Wednesday, January 5, 2022

Joseph Wangard

     Borrowing an idea from a friend, I am writing vignettes of some of my ancestors. Topics we study in history books affected our ancestors in ways we may never realize. For most of my ancestors, I know little about them, but they are my history.

 Joseph Wangard, My Great-Great-Grandfather 
 7 May 1846 • Bickenbach, Sankt Goar, Rheinland, Germany 
 25 Aug 1925 • Milwaukee, Wisconsin 

Joseph & Barbara sit in the front. Their son John is behind Joseph.

        The second of seven children, Joseph married his wife, Barbara Liesenfeld, on 16 Feb 1874. Seven months later, he departed from Hamburg on 30 Sep 1874 aboard the Cimbria. He was listed as a shoemaker.
       He and Barbara first settled in Cedar Creek, Washington County, Wisconsin. From the birthplaces of their eight children, they moved around Washington County frequently until finally staying in Milwaukee. Their eldest, John, was my great-grandfather. 
        Three of Joseph’s brothers also emigrated to the U.S. Another brother stayed in Germany. His children, Hans, Josefine, and Benno, inspired my debut novel, Friends & Enemies.  
        According to family lore, Joseph wore a full beard to hide a saber scar he received while fighting in the Franco-Prussian War of 1870-1871.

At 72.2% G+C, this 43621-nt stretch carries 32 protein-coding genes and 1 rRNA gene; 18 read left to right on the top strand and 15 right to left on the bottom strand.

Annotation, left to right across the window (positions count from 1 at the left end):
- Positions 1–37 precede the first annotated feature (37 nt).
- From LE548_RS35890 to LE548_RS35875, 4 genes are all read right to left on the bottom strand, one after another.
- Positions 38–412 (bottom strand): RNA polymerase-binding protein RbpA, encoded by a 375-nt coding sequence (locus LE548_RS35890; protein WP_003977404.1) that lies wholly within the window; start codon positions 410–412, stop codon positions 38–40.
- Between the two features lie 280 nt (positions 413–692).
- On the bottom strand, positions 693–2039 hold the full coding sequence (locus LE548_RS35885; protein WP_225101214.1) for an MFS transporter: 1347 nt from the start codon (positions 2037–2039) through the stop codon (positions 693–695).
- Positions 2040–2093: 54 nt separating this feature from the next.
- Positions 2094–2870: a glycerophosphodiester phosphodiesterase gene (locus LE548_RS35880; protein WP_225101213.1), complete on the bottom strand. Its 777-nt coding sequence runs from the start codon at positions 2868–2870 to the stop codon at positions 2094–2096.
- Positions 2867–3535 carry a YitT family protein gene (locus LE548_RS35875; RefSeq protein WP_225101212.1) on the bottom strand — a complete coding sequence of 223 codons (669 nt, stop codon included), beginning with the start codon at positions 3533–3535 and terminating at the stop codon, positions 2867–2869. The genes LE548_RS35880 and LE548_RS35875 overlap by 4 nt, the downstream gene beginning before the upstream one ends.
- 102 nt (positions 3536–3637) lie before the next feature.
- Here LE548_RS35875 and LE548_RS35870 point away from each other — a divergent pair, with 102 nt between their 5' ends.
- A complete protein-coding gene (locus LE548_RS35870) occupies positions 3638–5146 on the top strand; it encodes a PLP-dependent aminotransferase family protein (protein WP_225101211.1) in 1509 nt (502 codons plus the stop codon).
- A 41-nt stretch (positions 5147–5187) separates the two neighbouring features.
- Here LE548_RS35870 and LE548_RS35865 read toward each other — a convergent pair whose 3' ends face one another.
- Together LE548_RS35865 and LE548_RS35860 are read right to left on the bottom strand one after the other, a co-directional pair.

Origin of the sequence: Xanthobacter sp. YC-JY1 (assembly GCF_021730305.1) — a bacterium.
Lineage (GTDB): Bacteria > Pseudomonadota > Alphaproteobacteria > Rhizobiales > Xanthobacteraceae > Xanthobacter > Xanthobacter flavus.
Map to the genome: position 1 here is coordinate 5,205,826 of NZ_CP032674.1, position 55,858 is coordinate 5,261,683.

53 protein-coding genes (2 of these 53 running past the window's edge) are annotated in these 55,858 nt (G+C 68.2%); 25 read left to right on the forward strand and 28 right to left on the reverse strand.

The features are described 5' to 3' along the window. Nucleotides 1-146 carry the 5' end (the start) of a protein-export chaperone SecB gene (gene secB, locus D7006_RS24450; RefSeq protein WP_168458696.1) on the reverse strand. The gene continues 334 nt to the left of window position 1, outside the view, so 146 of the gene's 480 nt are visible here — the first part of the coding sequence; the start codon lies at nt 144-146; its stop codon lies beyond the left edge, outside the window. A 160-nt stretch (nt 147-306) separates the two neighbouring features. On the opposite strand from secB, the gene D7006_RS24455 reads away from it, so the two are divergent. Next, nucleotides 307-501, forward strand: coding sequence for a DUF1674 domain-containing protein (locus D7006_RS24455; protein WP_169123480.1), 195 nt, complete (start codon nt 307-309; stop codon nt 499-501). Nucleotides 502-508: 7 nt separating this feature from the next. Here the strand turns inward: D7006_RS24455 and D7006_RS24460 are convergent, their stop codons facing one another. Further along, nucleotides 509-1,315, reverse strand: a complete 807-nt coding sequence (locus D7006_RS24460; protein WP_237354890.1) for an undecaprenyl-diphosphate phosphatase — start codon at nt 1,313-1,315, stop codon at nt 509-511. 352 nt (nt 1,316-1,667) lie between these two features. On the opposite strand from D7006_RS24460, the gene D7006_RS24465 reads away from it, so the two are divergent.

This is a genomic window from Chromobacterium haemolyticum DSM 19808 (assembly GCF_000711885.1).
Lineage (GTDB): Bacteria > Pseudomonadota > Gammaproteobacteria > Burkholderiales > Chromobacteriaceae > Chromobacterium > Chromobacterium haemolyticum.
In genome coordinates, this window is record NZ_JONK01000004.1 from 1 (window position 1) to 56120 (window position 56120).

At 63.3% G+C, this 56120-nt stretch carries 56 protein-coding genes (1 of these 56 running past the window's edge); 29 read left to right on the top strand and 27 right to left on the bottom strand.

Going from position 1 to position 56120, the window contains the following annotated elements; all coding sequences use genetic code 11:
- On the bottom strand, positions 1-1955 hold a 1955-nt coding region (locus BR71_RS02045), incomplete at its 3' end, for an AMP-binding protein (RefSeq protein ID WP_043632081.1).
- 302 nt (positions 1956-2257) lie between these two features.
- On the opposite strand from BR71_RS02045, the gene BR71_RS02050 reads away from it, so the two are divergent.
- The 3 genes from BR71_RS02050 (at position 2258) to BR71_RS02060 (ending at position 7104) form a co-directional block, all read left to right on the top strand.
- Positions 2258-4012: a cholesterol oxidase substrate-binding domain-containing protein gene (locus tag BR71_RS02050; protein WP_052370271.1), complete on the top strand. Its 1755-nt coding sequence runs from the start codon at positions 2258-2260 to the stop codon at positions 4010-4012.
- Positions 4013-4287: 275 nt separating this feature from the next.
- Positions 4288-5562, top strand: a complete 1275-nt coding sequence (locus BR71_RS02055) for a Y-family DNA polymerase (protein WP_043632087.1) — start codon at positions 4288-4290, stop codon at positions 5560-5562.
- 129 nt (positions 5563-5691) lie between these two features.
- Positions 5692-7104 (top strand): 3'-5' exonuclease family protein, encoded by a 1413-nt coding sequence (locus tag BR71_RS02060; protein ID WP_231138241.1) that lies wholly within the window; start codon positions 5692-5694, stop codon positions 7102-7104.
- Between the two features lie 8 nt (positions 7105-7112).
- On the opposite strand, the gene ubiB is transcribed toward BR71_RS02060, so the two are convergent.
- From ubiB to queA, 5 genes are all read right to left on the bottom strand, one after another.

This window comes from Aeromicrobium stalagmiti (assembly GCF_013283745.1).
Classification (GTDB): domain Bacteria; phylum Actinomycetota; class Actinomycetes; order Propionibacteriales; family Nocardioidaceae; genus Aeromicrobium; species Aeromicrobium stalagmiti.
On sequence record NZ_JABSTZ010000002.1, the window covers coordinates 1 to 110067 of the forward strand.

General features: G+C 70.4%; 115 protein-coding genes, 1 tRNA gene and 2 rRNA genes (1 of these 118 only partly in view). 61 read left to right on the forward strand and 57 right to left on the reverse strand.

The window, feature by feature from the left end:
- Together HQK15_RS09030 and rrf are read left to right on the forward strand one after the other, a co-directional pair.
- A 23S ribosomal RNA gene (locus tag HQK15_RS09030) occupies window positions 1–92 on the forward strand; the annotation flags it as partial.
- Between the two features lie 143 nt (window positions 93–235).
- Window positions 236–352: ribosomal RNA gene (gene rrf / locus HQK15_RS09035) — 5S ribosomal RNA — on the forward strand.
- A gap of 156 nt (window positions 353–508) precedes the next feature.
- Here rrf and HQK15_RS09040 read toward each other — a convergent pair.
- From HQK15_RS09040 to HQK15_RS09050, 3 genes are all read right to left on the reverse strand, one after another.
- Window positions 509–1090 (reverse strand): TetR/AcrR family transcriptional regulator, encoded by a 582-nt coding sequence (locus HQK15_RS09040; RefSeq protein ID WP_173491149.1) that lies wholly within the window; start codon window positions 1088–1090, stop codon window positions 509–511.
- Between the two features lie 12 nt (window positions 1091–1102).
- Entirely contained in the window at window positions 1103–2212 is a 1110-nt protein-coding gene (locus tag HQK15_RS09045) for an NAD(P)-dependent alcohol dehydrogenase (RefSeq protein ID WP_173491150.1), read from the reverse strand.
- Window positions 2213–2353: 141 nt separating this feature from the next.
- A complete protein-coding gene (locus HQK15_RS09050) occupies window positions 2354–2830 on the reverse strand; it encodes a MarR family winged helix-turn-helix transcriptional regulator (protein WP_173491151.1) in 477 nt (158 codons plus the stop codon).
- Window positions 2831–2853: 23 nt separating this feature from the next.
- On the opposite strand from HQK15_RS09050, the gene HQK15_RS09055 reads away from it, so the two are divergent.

At the age of 82, he was struck and killed by an automobile while walking to a neighborhood drug store for ice cream. He had waited for an eastbound vehicle to pass, then walked directly into the path of a westbound car. 

        In an interesting aside, the Cimbria sank in 1883, the biggest civilian maritime tragedy in German waters. The 16-year-old steamship operated by the Hamburg-Amerika Line sailed from Hamburg on 18 Jan 1883 with 302 passengers and 102 crewmembers. In a heavy fog that morning off the North Sea island of Borkum, a smaller steamer crashed into Cimbria’s portside. Seven lifeboats were inflated, but they weren’t filled to capacity. Three disappeared in the fog. Hypothermia and drowning claimed 357 lives. The disaster made headlines around the world. I wonder if Joseph, busy raising a young family, heard the news.

Heidi became a widow when her husband’s U-boat sank in the Atlantic. She wonders how her American school chum Rachel is faring. Her husband Paul must be at war too. One day a strange man approaches her. But no, he’s not a stranger. Paul, now a widower, has been shot down over Germany. With German ancestry, he’s fluent in their language. She takes him home to pose as a German soldier. They’re betrayed and the Gestapo comes calling. They flee across Germany in a desperate journey for Allied lines.

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